A legislative panel says it was pleased with what they heard from the South Carolina Department of Health and Environmental Control in a report last week on the state’s swine flu response. In a report and testimony to a House subcommittee, DHEC Commissioner Earl Hunter says quick response, widespread public information and voluntary containment has kept the case rate and severity down in South Carolina.
He says DHEC is however, preparing for a second wave and he thanked the lawmakers for giving them more power to take drastic measures if needed.
“That’s the kind of tough choices we’ll have to make if we have another wave in the Fall and it proves to be very virulent,very pathogenic.” says Hunter. “What we saw coming out of Mexico, we were seeing 400 cases and 60-70 deaths were being reported right away, so it was very much mimicking what we were seeing with some of the terrible pandemics in the past. I think we reacted in the right manner. Luckily, it’s turned out to kind of miss the mark so far and we gotta hope that it continues.”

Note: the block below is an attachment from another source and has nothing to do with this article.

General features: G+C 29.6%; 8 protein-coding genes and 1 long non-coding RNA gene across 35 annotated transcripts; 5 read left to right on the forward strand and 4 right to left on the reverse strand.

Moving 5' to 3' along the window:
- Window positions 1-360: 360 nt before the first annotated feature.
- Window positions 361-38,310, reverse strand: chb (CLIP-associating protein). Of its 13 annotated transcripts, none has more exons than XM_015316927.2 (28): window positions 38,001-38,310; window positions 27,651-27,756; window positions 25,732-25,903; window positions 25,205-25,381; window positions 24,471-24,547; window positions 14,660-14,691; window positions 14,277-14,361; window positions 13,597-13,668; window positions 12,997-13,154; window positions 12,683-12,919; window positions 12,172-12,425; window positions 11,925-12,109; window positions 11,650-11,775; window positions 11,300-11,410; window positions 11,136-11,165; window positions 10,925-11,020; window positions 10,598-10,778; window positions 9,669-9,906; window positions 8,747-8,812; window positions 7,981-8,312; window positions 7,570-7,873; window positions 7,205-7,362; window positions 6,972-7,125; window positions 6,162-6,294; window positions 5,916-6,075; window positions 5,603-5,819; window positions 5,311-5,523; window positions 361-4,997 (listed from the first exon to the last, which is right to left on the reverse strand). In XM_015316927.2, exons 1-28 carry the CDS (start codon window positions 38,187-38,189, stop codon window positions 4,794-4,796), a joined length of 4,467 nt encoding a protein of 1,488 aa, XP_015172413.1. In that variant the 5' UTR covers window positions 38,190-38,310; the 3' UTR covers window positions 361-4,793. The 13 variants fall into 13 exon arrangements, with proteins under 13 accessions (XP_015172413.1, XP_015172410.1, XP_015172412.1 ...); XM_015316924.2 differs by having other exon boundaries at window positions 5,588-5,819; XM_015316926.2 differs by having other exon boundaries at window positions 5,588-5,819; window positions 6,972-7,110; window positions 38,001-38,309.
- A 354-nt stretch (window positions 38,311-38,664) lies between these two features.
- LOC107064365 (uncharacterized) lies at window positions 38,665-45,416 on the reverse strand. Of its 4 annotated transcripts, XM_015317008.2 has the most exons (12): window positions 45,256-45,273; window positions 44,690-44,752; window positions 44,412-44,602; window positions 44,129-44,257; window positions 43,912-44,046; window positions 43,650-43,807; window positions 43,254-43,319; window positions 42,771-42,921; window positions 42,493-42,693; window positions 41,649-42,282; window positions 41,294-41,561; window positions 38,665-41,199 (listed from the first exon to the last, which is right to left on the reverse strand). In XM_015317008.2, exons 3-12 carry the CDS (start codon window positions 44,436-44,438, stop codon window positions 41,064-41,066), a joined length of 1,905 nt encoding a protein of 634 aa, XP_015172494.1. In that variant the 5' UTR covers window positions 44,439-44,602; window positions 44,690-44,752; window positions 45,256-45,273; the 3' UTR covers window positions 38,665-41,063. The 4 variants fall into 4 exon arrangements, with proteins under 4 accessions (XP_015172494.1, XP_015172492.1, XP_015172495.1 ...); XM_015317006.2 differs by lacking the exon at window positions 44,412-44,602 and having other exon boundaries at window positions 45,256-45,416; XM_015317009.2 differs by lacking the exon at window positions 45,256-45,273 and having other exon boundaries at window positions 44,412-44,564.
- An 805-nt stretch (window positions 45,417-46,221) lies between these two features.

State epidemiologist Dr. Jerry Gibson says we are now in period of what he calls “the new normal. ” Gibson says that means watching and monitoring closely for the continuation of this or of regular seasonal flu.”
And the “new normal” for DHEC, includes remaining wary of this new flu strain as the history of such outbreaks shows a second wave can happen in colder months.
Gibson is clear to caution that in three of the past four similar pandemics, “It was this early wave in the Spring or the Summer, then a severe one in the Fall and Winter when it got to be cold and dry and the right conditions for this virus to spread,” says Gibson. “And it’s thought, especially in 1890 and 1918, that the virus had evolved and was more pathogenic; it caused more severe illness that second time too.”
Gibson says that we do have an advantage over the other severe flu pandemics.
“I do think that, with modern medical care,” says Gibson,”with the existence of anti-viral drugs that work and a vaccine –when it takes five or six months to be ready–that even a much more pathogenic virus wouldn’t be as destructive as 1918.”
As of May 19, there were 37 confirmed cases of swine flu statewide.